Though Zika has eclipsed it as a national concern, another virus that has already caused many occupational infections and even deaths in healthcare workers is still emerging in hospital outbreaks a plane ride away: Middle East Respiratory Syndrome (MERS).

The World Health Organization recently reported an outbreak of the MERS coronavirus in a hospital in Riyadh, Saudi Arabia, where a single patient infected 24 contacts — 11 of them healthcare workers.1 Similarly, researchers recently documented the explosive spread of MERS last year from a single patient in a Korean ED to eight healthcare workers and scores of patients.2

These transmissions to numerous contacts from a single infected case reopened discussions of “super-spreaders,” a phenomenon also observed in the 2003 outbreak of a similar coronavirus, Severe Acute Respiratory Syndrome (SARS). (See related story in this issue.)

Still, there may be some sense of complacency in the U.S., as MERS was contained in 2014 when two unrelated cases were admitted to hospitals in Indiana and Florida. Those cases involved healthcare workers who had recently worked in Saudi Arabian hospitals, but next time MERS may not be so obviously identified. Crowded U.S. EDs could certainly be vulnerable to an undiagnosed MERS patient, thus a familiar colloquialism applies to the situation.

“It’s true it ain’t over till it’s over — and MERS ain’t over yet,” says William Schaffner, MD, an epidemiologist in the department of preventive medicine at Vanderbilt University Medical Center in Nashville, TN. “We can all use a reminder that it is not over and to stay alert.”

Camels in Saudi Arabia are the likely reservoir host for the virus, which appears to be originally of bat origin. MERS does not spread effectively in the community, but can cause hospital outbreaks that often include transmission to healthcare workers.

“There is no question that primary cases are continuing to occur at a steady rate,” says Allison McGeer, MD, a microbiologist and infectious disease consultant at Mount Sinai Hospital in Toronto. “I think there are far fewer secondary cases and that there are presumably fewer exported cases. There is still a risk of travel-associated cases and there is no evidence that that risk is going to go away. All of us around the world are still at risk of a travel-associated case triggering an outbreak.”

640 MERS Deaths

As of July 30, 2016, WHO reported that MERS has caused 1,791 confirmed infections and 640 deaths since first emerging in Saudi Arabia in September 2012. It is still largely confined to the kingdom, though 27 countries have reported cases via travelers from the region. The overall case count translates to a mortality rate of 35%, with deaths occurring primarily in those with underlying medical conditions. Hospital Employee Health asked for more information on the number of infections and subsequent outcomes in healthcare workers, but neither WHO nor the CDC provided information as this issue went to press.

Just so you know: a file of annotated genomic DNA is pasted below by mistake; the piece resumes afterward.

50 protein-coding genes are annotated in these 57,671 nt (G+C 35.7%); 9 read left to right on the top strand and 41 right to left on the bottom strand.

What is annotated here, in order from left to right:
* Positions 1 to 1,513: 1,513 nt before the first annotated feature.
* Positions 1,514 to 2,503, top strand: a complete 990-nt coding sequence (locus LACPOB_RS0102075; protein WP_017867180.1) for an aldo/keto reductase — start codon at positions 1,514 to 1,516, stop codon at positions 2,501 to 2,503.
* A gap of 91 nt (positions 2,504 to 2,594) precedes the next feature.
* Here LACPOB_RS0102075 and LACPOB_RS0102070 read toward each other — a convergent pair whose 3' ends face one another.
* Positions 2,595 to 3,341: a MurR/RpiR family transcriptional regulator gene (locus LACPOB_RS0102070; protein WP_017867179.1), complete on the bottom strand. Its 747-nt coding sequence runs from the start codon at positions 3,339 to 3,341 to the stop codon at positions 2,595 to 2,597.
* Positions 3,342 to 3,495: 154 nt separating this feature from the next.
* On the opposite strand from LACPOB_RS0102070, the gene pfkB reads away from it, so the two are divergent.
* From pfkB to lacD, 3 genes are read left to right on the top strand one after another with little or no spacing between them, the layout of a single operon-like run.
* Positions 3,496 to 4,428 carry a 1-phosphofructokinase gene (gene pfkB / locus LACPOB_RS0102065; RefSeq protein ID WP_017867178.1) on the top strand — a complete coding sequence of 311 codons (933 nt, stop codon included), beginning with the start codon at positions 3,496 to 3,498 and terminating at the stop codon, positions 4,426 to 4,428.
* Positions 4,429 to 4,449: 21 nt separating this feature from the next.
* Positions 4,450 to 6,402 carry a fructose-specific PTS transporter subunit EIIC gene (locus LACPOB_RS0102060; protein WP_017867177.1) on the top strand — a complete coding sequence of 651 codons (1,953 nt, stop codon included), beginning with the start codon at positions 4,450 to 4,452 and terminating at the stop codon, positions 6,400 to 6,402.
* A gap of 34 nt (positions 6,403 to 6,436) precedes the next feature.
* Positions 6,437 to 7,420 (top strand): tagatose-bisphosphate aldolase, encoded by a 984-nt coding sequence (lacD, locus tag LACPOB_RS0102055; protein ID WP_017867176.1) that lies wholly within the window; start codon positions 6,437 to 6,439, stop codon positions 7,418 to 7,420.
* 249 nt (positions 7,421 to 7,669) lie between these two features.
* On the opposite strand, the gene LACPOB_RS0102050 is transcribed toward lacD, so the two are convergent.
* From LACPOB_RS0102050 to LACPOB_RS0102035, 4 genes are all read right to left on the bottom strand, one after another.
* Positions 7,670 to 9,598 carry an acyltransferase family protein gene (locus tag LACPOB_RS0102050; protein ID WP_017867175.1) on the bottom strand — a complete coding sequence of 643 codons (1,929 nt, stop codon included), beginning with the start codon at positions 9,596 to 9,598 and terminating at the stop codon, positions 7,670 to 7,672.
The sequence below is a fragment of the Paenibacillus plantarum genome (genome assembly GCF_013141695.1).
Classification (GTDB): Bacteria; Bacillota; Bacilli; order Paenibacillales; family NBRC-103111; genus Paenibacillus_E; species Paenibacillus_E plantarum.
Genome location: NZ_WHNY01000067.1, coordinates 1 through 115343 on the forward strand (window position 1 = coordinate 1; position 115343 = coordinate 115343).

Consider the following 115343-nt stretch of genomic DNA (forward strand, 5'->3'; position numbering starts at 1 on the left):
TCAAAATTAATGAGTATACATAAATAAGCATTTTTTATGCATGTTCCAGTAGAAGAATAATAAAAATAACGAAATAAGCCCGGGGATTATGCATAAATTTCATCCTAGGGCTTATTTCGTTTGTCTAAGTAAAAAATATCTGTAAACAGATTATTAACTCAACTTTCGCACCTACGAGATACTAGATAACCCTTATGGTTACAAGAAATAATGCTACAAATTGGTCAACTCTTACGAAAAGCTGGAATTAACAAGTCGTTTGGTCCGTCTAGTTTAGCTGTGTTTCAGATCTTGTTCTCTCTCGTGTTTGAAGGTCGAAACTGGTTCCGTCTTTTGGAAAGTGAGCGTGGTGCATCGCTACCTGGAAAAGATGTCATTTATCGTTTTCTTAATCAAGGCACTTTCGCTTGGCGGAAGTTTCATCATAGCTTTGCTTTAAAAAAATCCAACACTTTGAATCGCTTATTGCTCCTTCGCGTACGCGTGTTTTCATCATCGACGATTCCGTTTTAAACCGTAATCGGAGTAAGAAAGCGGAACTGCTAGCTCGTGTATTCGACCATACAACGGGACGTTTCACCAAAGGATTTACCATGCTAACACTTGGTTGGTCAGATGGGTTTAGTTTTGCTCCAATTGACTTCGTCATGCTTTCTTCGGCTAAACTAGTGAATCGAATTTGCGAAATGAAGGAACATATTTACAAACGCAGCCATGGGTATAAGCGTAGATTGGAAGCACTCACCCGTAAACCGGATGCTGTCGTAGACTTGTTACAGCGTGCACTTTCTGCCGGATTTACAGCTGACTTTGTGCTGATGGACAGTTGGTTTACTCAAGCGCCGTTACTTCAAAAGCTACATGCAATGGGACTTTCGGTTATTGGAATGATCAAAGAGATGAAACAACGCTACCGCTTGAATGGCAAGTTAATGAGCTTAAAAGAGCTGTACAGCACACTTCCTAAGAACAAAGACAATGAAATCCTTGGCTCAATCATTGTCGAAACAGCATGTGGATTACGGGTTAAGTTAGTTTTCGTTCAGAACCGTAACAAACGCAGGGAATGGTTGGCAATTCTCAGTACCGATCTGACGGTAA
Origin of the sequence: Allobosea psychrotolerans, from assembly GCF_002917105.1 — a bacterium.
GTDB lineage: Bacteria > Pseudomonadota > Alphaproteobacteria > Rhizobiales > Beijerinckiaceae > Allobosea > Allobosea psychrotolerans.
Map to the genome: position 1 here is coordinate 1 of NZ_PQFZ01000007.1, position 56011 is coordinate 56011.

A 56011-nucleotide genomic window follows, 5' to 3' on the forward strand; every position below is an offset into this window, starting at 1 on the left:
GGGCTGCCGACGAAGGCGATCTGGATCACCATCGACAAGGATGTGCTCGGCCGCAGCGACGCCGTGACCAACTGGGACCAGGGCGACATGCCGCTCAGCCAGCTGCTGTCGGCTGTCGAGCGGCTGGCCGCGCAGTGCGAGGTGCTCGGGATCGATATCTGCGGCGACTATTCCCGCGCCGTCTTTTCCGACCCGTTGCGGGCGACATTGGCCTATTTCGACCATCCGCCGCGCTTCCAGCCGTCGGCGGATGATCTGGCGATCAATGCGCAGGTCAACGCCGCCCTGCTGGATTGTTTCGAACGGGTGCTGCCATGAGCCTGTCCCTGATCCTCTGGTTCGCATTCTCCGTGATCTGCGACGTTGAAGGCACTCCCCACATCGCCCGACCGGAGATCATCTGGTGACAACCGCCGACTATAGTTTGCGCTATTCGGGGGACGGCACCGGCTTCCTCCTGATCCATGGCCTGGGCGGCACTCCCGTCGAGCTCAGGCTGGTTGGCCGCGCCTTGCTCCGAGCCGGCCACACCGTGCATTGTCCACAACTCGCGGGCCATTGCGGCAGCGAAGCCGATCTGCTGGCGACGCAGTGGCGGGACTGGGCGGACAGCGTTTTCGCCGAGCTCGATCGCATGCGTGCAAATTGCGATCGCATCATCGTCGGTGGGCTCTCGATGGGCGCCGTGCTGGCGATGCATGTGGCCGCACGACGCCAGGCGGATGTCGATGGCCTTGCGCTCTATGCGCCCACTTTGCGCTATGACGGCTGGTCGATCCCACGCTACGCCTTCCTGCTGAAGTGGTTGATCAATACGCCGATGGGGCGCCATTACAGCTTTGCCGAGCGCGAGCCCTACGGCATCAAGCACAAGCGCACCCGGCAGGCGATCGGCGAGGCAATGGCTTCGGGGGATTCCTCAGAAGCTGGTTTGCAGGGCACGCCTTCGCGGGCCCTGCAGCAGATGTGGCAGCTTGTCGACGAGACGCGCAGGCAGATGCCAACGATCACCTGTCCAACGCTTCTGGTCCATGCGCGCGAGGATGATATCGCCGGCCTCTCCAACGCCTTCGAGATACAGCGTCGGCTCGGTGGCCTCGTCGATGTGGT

However, it is widely known that many healthcare workers have been infected with MERS in hospital outbreaks. Without citing a specific number, a recently published paper confirms fatal MERS infections have occurred among healthcare workers. In addition, the researchers cited the emotional toll on workers of seeing colleagues become very sick and end up hospitalized alongside patients during the outbreak. (See related story in this issue.)

MERS has caused severe infections and deaths in healthcare workers, says McGeer, who was on the frontlines of the SARS outbreak in Toronto that resulted in 400 infections and 41 deaths in patients and three healthcare workers. The SARS outbreak that began in China spread globally, eventually causing more than 8,000 infections and some 775 deaths. It is estimated that about 20% of the total SARS cases were healthcare workers. In a point particularly germane to the current situation with MERS, the Toronto outbreak began with a case of unrecognized SARS in an infected contact of a recent traveler to the Hong Kong epicenter.

“There are healthcare workers who have died of MERS, but the majority of healthcare workers’ cases are either asymptomatic or minimally symptomatic” McGeer says. “The majority of healthcare workers with SARS had symptoms and the case fatality rate was higher.”

In the Saudi hospital outbreak reported recently by WHO, most of the infected healthcare workers were, indeed, asymptomatic or had mild symptoms and were confined to home isolation. However, one serious case developed in a 28-year-old male healthcare worker who was exposed to the index case, developed symptoms, and was admitted to the hospital. The worker, who has no comorbidities, was in stable condition after being admitted to a negative pressure isolation room, WHO reported.

A WHO report on June 22, 2016, stated the index patient was admitted to a Saudi hospital in critical condition with MERS undiagnosed because it was “masked by other predominant symptoms.” She was admitted through the ED and began showing signs of respiratory illness before death. MERS symptoms commonly include fever, cough, and shortness of breath. Pneumonia develops in many cases, and gastrointestinal symptoms like diarrhea have also been reported.

“Following admission the patient showed signs of respiratory illness and MERS was suspected,” the WHO states. “The hospital diagnosed and confirmed MERS on June 12, 2016, within 48 hours of her original admission.”

A 14-hour Flight

Thus, a single undiagnosed case infected 11 healthcare workers and 13 other patients, visitors, and contacts in a country with a high suspicion for cases and experience with MERS outbreaks. That may not bode well for future introductions of a MERS case in a U.S. hospital — for example, one in Washington, DC, that is a 14-hour nonstop flight from Riyadh.

“I think even with a really good healthcare system, you will miss an index case and then detect a case as part of a nosocomial outbreak,” McGeer says. “Twenty-five years ago, detecting dengue in my hospital was not an issue, but now it is. Detecting things like MERS has been helpful, because travel history is not just something needed in terms of infection control — it is helpful in terms of individual-level diagnosis [and treatment].”

Complicating the situation, a study published last year raised the possibility of transmission from those with asymptomatic MERS. There appear to be thousands of asymptomatic or mild MERS cases — primarily young men who have frequent contact with camels — who may be transmitting the virus to those with underlying medical conditions in Saudi Arabia, according to a seroprevalence study.3 That said, U.S. hospitals may have to run that risk as long as they can at least pick up incoming symptomatic MERS cases.